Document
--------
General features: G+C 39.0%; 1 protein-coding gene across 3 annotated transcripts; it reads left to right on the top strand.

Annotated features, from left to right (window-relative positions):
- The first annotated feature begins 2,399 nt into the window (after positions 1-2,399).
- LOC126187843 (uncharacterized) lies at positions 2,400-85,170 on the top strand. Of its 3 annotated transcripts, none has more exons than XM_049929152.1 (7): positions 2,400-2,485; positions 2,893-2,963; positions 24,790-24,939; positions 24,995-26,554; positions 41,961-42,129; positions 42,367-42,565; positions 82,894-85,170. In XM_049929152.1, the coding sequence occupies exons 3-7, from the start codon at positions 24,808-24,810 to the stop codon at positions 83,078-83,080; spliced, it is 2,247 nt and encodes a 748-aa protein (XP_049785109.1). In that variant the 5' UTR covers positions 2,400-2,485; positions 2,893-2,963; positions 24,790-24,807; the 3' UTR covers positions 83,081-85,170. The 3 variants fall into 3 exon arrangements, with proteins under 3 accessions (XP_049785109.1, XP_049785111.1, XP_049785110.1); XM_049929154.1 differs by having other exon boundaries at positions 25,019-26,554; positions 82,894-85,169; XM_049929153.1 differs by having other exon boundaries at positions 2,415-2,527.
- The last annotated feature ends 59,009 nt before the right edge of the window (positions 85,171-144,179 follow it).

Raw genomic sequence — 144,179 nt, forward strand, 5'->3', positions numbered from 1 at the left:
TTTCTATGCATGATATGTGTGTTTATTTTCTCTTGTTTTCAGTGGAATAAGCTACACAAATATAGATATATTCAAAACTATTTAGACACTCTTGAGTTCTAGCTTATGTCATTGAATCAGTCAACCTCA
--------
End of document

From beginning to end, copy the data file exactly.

General features: G+C 39.0%; 1 protein-coding gene across 3 annotated transcripts; it reads left to right on the top strand.

Annotated features, from left to right (window-relative positions):
- The first annotated feature begins 2,399 nt into the window (after positions 1-2,399).
- LOC126187843 (uncharacterized) lies at positions 2,400-85,170 on the top strand. Of its 3 annotated transcripts, none has more exons than XM_049929152.1 (7): positions 2,400-2,485; positions 2,893-2,963; positions 24,790-24,939; positions 24,995-26,554; positions 41,961-42,129; positions 42,367-42,565; positions 82,894-85,170. In XM_049929152.1, the coding sequence occupies exons 3-7, from the start codon at positions 24,808-24,810 to the stop codon at positions 83,078-83,080; spliced, it is 2,247 nt and encodes a 748-aa protein (XP_049785109.1). In that variant the 5' UTR covers positions 2,400-2,485; positions 2,893-2,963; positions 24,790-24,807; the 3' UTR covers positions 83,081-85,170. The 3 variants fall into 3 exon arrangements, with proteins under 3 accessions (XP_049785109.1, XP_049785111.1, XP_049785110.1); XM_049929154.1 differs by having other exon boundaries at positions 25,019-26,554; positions 82,894-85,169; XM_049929153.1 differs by having other exon boundaries at positions 2,415-2,527.
- The last annotated feature ends 59,009 nt before the right edge of the window (positions 85,171-144,179 follow it).

Raw genomic sequence — 144,179 nt, forward strand, 5'->3', positions numbered from 1 at the left:
TTTCTATGCATGATATGTGTGTTTATTTTCTCTTGTTTTCAGTGGAATAAGCTACACAAATATAGATATATTCAAAACTATTTAGACACTCTTGAGTTCTAGCTTATGTCATTGAATCAGTCAACCTCA